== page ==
1) The shocking inflation of COVID-19 death numbers: From day one, we were warned that states are ascribing every single death of anyone who happens to test positive for the coronavirus — even if they are asymptomatic — to the virus rather than the clear cause of death. Now, thanks to a lawsuit in Colorado, the state was forced to revise its death count down by 23 % over the weekend — from 1,150 to 878. The state is now publishing numbers of deaths “with” COVID-19 separate from deaths “from” COVID-19. As I reported on Thursday, county officials started accusing the state’s department of health of reclassifying deaths of those who tested positive for the virus but died of things like alcohol poisoning as COVID-19 deaths just to insidiously inflate the numbers. This revision in Colorado is a bombshell story that, of course, will remain unknown to most Americans. Every state needs to do this, and if they did, we would find an across-the-board drop in numbers by at least 25%, the same %age by which Dr. Birx reportedly believes the count is being inflated, according to the Washington Post. For example, in Minnesota, state officials are now admitting that every single person who dies in a nursing home after testing positive is now deemed to have died from the virus, never mind the fact that 25% of all natural deaths in a given week occur in nursing homes and that most cases of COVID-19 are asymptomatic, which means more often than not, they died exclusively of other causes.
2) States with longer lockdowns had worse results: Kyle Lamb posted a solid analysis on Twitter, grouping states by how long they implemented a lockdown and averaging out the deaths per 100,000 people by each grouping. The results are stounding, as there is a perfectly inverse relationship between how long a state implemented a lockdown and how successful it was in keeping the deaths down. I independently cross-checked these numbers, and they appear to be accurate.
While this doesn’t necessarily prove that lockdowns cause more COVID-19 deaths (although they definitely cause other deaths), it’s nearly impossible to assert the other way around – that lockdowns prevent deaths – if we see zero correlation in the data. This is especially true given that Florida is the third most populous state and has the highest concentration of seniors, yet deaths and hospitalizations are way down since the state reopened on May 4. Florida is more densely populated than Michigan and Pennsylvania, yet has one-sixth and one-fourth of the deaths per capita, respectively. The same holds true for Georgia, which is a fairly densely populated state. Infections are down over 40% and deaths are down 31% since reopening. As Secretary of Health Alex Azar said yesterday, “We are seeing that in places that are opening, we’re not seeing this spike in cases. We still see spikes in some areas that are, in fact, closed.”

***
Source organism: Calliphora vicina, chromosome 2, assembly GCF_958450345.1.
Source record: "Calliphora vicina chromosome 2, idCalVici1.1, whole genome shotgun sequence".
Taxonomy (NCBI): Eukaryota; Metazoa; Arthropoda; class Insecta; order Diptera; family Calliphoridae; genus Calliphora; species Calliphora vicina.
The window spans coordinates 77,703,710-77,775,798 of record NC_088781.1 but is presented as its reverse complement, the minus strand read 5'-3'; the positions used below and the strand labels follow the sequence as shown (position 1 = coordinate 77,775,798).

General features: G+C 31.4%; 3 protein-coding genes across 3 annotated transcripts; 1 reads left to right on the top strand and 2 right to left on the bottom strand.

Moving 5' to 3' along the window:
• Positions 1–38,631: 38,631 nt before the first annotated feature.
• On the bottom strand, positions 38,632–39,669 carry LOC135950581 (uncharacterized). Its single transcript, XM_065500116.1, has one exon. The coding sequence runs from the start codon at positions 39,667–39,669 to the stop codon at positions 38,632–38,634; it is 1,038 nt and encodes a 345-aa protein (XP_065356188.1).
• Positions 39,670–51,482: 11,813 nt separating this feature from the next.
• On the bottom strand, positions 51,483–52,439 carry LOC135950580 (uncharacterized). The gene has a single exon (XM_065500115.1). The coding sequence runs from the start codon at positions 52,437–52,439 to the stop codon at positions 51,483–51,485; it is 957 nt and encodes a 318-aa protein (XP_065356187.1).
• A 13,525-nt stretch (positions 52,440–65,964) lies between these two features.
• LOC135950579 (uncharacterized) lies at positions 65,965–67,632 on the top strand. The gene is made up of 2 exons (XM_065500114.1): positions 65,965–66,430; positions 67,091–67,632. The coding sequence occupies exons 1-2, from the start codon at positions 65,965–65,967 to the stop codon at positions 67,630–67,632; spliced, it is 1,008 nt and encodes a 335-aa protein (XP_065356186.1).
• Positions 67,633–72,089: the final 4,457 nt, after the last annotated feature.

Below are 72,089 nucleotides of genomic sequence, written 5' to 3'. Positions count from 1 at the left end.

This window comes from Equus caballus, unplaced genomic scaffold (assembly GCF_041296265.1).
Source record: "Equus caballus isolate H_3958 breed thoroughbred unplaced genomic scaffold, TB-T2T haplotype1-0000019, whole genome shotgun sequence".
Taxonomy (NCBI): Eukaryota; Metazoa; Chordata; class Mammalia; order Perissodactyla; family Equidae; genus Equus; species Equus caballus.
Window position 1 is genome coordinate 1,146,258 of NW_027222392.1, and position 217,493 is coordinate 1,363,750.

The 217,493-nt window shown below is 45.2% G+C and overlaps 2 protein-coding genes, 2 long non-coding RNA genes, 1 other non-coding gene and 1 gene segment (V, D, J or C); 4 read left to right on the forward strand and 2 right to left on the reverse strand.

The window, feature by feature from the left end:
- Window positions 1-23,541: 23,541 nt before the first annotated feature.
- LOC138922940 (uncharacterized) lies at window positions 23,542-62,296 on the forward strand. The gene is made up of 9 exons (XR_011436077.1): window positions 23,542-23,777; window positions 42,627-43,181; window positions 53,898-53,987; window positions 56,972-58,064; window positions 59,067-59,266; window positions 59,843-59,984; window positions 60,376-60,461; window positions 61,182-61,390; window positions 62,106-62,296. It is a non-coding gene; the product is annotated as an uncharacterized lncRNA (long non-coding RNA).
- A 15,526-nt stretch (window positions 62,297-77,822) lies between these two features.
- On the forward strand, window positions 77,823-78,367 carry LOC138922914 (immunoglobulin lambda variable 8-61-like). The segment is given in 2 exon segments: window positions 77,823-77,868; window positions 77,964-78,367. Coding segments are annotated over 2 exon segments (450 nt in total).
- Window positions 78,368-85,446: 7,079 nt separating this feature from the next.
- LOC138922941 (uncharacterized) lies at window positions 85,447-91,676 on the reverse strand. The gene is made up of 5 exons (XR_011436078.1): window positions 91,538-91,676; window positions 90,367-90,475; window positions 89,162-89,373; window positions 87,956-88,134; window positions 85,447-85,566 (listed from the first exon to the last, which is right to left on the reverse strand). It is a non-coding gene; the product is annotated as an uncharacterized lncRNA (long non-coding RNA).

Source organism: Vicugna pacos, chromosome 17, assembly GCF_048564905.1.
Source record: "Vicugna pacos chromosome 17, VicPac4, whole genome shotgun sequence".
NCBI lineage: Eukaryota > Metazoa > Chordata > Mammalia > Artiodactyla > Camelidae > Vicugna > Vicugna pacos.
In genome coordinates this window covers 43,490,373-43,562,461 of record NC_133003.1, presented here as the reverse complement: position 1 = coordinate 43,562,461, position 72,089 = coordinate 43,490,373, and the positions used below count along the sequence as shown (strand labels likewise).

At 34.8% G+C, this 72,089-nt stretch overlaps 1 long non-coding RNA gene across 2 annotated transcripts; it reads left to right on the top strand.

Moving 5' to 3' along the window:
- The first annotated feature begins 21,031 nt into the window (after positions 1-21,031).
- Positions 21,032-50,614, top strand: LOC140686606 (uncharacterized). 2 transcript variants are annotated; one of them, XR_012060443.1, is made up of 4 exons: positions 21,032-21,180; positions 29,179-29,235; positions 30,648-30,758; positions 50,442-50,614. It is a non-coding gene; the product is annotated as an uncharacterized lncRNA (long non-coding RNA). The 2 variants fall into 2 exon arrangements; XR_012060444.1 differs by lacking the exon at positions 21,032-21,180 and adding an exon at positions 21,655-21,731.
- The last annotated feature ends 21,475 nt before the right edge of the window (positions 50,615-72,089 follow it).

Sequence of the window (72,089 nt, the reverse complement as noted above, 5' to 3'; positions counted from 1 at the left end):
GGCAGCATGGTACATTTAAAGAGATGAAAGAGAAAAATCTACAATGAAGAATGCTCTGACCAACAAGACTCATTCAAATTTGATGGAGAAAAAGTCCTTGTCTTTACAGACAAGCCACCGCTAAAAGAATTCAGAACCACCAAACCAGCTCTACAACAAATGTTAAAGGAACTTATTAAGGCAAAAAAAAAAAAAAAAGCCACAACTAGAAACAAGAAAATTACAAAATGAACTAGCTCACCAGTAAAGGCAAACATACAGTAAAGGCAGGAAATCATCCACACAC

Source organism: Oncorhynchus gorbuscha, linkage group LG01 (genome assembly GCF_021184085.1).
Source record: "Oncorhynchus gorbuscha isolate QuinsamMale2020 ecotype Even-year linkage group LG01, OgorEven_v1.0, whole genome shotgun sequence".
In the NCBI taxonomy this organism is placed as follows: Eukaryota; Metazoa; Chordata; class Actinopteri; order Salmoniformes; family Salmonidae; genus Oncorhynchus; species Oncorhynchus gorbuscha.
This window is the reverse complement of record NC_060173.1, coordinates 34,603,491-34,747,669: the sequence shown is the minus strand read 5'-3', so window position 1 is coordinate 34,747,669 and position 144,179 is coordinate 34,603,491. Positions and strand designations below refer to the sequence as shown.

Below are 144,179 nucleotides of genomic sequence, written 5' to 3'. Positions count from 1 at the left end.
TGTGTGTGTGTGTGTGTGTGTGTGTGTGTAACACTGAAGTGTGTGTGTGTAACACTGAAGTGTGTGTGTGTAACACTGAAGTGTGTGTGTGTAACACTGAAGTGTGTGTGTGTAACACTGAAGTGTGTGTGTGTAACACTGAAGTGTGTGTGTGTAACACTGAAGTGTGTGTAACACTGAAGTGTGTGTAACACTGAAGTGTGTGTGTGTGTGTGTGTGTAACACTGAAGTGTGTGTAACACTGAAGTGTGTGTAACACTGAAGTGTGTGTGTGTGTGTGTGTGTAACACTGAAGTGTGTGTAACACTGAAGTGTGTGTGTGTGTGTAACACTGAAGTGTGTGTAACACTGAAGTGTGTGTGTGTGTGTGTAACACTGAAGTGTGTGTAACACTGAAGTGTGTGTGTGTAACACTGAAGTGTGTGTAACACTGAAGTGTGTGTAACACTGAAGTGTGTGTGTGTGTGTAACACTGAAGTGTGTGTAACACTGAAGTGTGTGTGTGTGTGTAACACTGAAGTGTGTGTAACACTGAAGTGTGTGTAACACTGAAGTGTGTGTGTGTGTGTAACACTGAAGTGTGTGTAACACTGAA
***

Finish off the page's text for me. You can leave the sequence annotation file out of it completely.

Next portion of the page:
3) Outside nursing homes, the fatality rate never warranted such action, even if it would work: Every day we find more hard data showing that the overwhelming majority of cases are asymptomatic or mildly symptomatic, and outside nursing homes, the chance of dying is very low and very limited to a population we can more efficiently shield. For those who are younger and healthier, deaths are almost nonexistent. Spain was one of the hardest-hit countries and has a higher overall fatality rate than others, yet its age-stratified fatality rates mirror what we have seen in the Netherlands, Denmark, France, and elsewhere. One Twitter commentator has broken down the age-based fatality rates of the comprehensive Spanish antibody study, and the results are similar to what we’ve seen elsewhere: